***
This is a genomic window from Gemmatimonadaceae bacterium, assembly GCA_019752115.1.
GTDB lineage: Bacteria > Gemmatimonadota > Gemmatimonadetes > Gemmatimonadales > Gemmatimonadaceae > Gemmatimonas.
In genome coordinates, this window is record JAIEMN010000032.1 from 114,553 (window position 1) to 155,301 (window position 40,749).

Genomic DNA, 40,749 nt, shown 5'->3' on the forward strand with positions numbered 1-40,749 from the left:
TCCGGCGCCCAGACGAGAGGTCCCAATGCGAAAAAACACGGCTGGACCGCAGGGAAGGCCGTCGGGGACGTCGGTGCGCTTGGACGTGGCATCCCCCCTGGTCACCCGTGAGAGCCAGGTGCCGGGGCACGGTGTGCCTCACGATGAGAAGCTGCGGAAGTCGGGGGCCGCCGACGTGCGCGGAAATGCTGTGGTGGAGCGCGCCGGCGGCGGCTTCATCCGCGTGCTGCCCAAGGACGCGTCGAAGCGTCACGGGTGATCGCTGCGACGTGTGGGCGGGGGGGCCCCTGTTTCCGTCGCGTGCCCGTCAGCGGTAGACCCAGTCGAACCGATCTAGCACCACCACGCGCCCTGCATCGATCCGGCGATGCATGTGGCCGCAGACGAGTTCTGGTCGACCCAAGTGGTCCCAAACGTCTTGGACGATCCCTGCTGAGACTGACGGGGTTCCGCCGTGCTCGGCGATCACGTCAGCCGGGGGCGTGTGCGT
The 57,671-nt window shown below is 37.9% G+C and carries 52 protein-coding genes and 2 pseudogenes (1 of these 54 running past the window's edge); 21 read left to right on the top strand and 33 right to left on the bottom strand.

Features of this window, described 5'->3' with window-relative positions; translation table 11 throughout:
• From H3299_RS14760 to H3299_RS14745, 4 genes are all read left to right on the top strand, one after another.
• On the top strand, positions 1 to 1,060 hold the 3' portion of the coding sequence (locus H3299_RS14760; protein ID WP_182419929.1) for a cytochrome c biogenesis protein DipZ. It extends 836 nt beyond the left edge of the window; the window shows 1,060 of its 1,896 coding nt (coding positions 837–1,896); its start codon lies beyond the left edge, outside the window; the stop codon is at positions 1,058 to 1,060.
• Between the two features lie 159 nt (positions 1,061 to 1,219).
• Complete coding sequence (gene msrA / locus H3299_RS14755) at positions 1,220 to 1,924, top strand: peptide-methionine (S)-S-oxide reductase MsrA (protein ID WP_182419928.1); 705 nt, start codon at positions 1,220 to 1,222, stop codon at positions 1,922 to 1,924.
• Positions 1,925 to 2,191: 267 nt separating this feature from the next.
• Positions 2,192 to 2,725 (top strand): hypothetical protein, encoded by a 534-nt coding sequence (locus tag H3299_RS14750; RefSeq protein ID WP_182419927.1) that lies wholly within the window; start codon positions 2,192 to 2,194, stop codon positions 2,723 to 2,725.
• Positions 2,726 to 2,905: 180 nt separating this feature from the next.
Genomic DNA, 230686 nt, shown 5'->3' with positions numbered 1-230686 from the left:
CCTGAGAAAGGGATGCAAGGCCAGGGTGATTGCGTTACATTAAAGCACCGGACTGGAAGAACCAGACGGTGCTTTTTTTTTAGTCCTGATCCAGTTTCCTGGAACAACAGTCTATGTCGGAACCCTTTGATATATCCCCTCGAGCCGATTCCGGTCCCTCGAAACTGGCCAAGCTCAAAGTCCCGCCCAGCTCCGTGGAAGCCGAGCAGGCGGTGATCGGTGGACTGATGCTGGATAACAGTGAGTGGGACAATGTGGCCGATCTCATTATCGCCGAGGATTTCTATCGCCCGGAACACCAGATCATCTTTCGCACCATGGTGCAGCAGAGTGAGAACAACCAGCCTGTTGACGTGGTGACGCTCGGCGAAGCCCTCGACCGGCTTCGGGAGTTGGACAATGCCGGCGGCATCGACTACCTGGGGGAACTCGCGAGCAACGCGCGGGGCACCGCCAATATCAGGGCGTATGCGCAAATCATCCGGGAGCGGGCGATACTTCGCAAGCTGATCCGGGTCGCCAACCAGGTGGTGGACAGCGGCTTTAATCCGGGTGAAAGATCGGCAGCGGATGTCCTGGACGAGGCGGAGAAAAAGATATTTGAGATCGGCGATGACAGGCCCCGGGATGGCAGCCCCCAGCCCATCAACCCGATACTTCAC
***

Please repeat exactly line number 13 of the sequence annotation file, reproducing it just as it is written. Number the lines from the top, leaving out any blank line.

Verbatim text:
• Positions 2,192 to 2,725 (top strand): hypothetical protein, encoded by a 534-nt coding sequence (locus tag H3299_RS14750; RefSeq protein ID WP_182419927.1) that lies wholly within the window; start codon positions 2,192 to 2,194, stop codon positions 2,723 to 2,725.